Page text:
Lab Test: Beta-Hydroxybutyrate (Blood) Level
- Measurement of beta-hydroxybutyrate in whole blood, serum, or plasma to evaluate ketone-producing metabolic energy deficits that usually occur when there is insufficient carbohydrate metabolism, thereby increasing the catabolism of fatty acids.
- Whole blood, serum or plasma: 0.21 to 2.81 mg/dL (20-270 micromol/L)
- Serum (enzymatic-kinetic technique): <3.02 mg/dL (290 micromol/L)
- Common tests for ketone bodies, such as Acetest, Chemstrip, and Ketostix, do not detect beta-hydroxybutyrate. A handheld meter sensor system is available to monitor beta-hydroxybutyrate and glucose levels.
- Elevated levels beta-hydroxybutyrate is diagnostic of ketoacidosis, whereas the absence of concomitant hyperglycemia supports the diagnosis of alcoholic ketoacidosis (AKA).
- Levels ³ 3 mmol/L are indicative of ketoacidosis. In very severe diabetic ketoacidosis (DKA), the beta-hydroxybutyrate serum concentration may exceed 25 mmol/L.
- Patients presenting with isopropanol intoxication can present with high acetone levels without any acidosis, anion gap or abnormal glucoses levels.
- Plasma (lithium-heparin or fluoride-oxalate), serum, or perchloric acid (PCA) extracts can be analyzed.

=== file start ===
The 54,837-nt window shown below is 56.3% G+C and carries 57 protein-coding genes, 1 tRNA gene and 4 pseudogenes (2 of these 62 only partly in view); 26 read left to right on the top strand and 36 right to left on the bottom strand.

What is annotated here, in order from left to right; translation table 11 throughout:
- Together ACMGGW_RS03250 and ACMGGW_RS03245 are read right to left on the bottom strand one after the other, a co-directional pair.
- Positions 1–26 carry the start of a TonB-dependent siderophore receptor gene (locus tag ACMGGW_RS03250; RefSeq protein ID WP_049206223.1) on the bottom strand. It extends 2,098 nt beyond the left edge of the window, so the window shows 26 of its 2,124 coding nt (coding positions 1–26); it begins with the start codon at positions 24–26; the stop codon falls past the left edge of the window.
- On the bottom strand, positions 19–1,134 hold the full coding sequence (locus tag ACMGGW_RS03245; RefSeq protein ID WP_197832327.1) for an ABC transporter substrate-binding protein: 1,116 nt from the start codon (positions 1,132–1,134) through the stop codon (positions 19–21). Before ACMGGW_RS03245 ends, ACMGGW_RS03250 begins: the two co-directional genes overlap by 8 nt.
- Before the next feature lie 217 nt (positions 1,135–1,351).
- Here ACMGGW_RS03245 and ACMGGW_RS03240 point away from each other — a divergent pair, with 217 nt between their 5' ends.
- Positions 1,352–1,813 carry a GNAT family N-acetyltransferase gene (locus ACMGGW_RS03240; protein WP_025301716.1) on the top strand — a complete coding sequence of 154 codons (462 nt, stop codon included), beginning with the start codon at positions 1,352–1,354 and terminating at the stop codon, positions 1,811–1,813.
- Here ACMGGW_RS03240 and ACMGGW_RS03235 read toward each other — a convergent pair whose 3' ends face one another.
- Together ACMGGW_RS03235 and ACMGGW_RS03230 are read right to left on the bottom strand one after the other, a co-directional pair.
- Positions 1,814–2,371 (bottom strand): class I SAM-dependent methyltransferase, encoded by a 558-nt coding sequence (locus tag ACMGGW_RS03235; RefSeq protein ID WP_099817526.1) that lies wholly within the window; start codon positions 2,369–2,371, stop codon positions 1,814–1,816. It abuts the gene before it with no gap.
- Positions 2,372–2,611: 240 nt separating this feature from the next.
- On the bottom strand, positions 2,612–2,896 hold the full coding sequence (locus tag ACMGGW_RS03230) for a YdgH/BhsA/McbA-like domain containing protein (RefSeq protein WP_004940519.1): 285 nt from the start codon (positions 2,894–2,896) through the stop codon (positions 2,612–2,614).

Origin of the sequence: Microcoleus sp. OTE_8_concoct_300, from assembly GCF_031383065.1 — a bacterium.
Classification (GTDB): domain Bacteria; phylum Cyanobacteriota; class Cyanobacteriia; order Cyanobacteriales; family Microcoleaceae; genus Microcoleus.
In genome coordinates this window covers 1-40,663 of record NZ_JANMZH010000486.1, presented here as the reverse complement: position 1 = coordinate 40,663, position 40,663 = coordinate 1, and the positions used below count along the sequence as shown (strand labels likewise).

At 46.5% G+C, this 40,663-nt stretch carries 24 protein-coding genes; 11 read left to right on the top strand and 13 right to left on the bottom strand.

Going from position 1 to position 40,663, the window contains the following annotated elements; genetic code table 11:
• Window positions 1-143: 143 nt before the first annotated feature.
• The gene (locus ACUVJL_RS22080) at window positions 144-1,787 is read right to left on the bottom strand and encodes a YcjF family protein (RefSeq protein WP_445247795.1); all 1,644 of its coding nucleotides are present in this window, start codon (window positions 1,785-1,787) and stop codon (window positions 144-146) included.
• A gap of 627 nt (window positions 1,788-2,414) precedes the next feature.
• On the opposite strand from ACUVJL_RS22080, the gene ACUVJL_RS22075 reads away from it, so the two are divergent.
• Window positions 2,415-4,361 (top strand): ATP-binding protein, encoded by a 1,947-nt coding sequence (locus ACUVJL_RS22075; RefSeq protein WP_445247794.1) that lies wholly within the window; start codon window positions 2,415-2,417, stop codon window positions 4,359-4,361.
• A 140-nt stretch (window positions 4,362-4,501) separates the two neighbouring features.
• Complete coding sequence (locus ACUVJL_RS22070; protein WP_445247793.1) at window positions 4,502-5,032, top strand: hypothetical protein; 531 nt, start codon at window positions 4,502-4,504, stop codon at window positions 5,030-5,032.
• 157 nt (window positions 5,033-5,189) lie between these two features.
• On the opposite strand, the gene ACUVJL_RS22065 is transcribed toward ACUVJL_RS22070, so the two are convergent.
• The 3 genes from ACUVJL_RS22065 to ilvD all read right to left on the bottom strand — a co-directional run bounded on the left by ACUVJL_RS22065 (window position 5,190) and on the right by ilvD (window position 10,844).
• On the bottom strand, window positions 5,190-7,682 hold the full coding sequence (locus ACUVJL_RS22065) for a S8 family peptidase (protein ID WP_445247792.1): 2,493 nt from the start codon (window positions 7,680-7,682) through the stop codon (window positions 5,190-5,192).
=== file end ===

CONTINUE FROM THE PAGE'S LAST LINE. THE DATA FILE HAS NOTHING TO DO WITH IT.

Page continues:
- EDTA-plasma samples will produce values that are 60% lower than specimens preserved with fluoride-oxalate or PCA.
- Whole blood specimens are stable at room temperature up to 48 hours.
- Plasma samples are stable at room temperature up to 7 days, 14 days at 4°C, and 6 months at -20°C.
- PCA extracts are stable at -20°C up to 1 year.
- Repeated freeze-thaw cycling has no detrimental effect.
- Foreback CC. Beta-hydroxybutyrate and acetoacetate levels. Am J Clin Pathol 1997;108(5):602-4.
- Porter WH et al. Laboratory and clinical evaluation of assays for beta-hydroxybutyrate. Am J Clin Pathol 1997;107(3):353-8.
- LaGow B et al., eds. PDR Lab Advisor. A Comprehensive Point-of-Care Guide for Over 600 Lab Tests. First ed. Montvale, NJ: Thomson PDR; 2007.
Storage and Handling
MESH Terms & Keywords